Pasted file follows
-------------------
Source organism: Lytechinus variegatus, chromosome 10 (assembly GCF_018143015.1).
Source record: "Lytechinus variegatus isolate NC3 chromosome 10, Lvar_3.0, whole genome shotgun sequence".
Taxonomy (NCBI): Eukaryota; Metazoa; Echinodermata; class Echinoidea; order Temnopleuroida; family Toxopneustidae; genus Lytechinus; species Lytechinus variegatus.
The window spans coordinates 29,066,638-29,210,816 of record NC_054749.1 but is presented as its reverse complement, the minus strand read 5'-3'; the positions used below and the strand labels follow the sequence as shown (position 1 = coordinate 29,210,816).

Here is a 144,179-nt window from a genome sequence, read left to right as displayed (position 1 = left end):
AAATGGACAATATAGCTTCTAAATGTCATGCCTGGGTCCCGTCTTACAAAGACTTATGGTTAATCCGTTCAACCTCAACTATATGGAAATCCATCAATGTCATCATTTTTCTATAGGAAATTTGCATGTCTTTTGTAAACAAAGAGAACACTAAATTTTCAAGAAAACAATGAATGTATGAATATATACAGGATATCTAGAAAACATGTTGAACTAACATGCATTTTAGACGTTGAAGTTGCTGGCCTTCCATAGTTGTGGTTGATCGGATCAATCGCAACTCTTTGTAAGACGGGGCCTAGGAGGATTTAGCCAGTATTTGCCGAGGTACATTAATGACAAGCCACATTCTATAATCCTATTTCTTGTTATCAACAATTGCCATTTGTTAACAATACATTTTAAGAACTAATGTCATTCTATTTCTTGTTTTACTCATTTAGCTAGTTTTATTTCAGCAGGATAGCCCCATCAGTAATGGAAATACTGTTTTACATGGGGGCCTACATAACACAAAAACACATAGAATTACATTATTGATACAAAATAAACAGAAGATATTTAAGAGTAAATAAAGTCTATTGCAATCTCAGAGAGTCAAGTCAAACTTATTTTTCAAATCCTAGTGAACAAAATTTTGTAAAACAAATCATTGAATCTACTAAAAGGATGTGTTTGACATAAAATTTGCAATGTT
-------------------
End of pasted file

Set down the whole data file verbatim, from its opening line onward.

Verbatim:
Source organism: Lytechinus variegatus, chromosome 10 (assembly GCF_018143015.1).
Source record: "Lytechinus variegatus isolate NC3 chromosome 10, Lvar_3.0, whole genome shotgun sequence".
Taxonomy (NCBI): Eukaryota; Metazoa; Echinodermata; class Echinoidea; order Temnopleuroida; family Toxopneustidae; genus Lytechinus; species Lytechinus variegatus.
The window spans coordinates 29,066,638-29,210,816 of record NC_054749.1 but is presented as its reverse complement, the minus strand read 5'-3'; the positions used below and the strand labels follow the sequence as shown (position 1 = coordinate 29,210,816).

Here is a 144,179-nt window from a genome sequence, read left to right as displayed (position 1 = left end):
AAATGGACAATATAGCTTCTAAATGTCATGCCTGGGTCCCGTCTTACAAAGACTTATGGTTAATCCGTTCAACCTCAACTATATGGAAATCCATCAATGTCATCATTTTTCTATAGGAAATTTGCATGTCTTTTGTAAACAAAGAGAACACTAAATTTTCAAGAAAACAATGAATGTATGAATATATACAGGATATCTAGAAAACATGTTGAACTAACATGCATTTTAGACGTTGAAGTTGCTGGCCTTCCATAGTTGTGGTTGATCGGATCAATCGCAACTCTTTGTAAGACGGGGCCTAGGAGGATTTAGCCAGTATTTGCCGAGGTACATTAATGACAAGCCACATTCTATAATCCTATTTCTTGTTATCAACAATTGCCATTTGTTAACAATACATTTTAAGAACTAATGTCATTCTATTTCTTGTTTTACTCATTTAGCTAGTTTTATTTCAGCAGGATAGCCCCATCAGTAATGGAAATACTGTTTTACATGGGGGCCTACATAACACAAAAACACATAGAATTACATTATTGATACAAAATAAACAGAAGATATTTAAGAGTAAATAAAGTCTATTGCAATCTCAGAGAGTCAAGTCAAACTTATTTTTCAAATCCTAGTGAACAAAATTTTGTAAAACAAATCATTGAATCTACTAAAAGGATGTGTTTGACATAAAATTTGCAATGTT